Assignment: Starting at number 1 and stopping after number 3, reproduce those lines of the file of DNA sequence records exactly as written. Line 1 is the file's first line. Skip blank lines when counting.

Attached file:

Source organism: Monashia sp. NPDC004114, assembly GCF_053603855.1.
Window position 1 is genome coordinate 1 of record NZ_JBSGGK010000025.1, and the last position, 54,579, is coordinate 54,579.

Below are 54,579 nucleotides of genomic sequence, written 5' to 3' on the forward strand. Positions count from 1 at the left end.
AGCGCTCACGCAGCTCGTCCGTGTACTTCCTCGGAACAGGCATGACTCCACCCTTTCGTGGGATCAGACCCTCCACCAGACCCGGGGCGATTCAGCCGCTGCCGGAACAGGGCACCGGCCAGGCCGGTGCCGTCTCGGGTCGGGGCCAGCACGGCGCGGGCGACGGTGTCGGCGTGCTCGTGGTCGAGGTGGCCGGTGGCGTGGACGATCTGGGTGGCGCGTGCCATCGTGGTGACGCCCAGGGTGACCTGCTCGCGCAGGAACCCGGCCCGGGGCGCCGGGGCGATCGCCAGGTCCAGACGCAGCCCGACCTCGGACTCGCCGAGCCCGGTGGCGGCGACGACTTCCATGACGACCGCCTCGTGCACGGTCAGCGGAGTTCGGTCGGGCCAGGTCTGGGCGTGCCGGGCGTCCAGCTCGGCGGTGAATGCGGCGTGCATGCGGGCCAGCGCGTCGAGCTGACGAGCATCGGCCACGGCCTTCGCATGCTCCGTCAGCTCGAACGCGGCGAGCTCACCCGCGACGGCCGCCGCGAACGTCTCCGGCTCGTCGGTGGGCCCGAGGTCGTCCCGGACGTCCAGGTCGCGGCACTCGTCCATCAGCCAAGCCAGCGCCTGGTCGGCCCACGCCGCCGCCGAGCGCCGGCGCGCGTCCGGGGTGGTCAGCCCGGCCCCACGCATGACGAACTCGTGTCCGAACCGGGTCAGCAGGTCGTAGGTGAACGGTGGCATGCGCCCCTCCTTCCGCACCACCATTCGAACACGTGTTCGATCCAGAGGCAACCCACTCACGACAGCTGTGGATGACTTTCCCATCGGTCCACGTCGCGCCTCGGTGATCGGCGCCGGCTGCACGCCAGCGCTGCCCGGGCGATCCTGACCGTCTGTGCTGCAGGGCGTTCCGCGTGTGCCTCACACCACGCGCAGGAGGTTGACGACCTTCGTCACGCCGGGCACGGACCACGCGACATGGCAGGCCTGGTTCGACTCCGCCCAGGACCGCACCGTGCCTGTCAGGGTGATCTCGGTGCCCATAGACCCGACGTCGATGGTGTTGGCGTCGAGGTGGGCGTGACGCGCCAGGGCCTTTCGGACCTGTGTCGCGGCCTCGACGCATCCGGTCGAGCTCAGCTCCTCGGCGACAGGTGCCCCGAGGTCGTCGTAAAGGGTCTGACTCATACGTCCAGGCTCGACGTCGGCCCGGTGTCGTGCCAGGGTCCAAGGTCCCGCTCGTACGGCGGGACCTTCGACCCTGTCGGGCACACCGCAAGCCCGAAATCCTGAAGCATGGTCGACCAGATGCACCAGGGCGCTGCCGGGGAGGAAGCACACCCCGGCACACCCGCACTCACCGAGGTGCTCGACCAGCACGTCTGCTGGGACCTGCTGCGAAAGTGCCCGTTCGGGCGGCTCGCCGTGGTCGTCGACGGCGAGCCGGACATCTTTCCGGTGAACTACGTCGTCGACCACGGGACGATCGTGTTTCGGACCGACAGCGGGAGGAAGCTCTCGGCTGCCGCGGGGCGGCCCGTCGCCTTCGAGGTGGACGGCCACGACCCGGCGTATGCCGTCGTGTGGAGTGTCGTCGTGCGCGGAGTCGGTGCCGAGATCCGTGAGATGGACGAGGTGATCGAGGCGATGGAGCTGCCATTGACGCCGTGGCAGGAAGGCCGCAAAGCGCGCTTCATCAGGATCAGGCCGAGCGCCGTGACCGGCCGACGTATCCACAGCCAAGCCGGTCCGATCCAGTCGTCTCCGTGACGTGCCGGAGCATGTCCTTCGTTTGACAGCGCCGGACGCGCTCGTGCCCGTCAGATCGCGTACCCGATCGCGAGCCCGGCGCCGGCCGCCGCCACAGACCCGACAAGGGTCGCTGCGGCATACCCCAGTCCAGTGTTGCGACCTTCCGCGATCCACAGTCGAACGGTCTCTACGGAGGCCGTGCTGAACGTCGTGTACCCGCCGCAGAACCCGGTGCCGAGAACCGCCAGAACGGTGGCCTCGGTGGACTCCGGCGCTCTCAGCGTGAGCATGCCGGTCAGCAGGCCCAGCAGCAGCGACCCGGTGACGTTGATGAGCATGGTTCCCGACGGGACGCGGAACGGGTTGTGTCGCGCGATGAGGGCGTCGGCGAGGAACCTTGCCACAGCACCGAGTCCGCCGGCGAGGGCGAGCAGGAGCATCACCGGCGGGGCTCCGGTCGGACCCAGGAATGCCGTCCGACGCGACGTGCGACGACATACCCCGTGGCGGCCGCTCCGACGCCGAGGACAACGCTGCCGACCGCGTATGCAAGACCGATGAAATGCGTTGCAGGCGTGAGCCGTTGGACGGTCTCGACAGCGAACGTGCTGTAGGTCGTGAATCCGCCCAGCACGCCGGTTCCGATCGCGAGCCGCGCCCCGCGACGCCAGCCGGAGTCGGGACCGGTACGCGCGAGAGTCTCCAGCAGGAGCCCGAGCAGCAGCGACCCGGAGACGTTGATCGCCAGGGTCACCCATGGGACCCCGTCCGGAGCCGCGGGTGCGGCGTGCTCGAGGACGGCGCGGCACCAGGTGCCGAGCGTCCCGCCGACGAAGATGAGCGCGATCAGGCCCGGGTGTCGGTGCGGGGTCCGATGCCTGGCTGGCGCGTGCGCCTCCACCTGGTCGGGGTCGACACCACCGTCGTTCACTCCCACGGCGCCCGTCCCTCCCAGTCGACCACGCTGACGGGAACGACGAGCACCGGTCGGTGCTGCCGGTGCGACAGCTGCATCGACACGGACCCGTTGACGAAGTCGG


Source organism: Monashia sp. NPDC004114, assembly GCF_053603855.1.
Window position 1 is genome coordinate 1 of record NZ_JBSGGK010000025.1, and the last position, 54,579, is coordinate 54,579.

Below are 54,579 nucleotides of genomic sequence, written 5' to 3' on the forward strand. Positions count from 1 at the left end.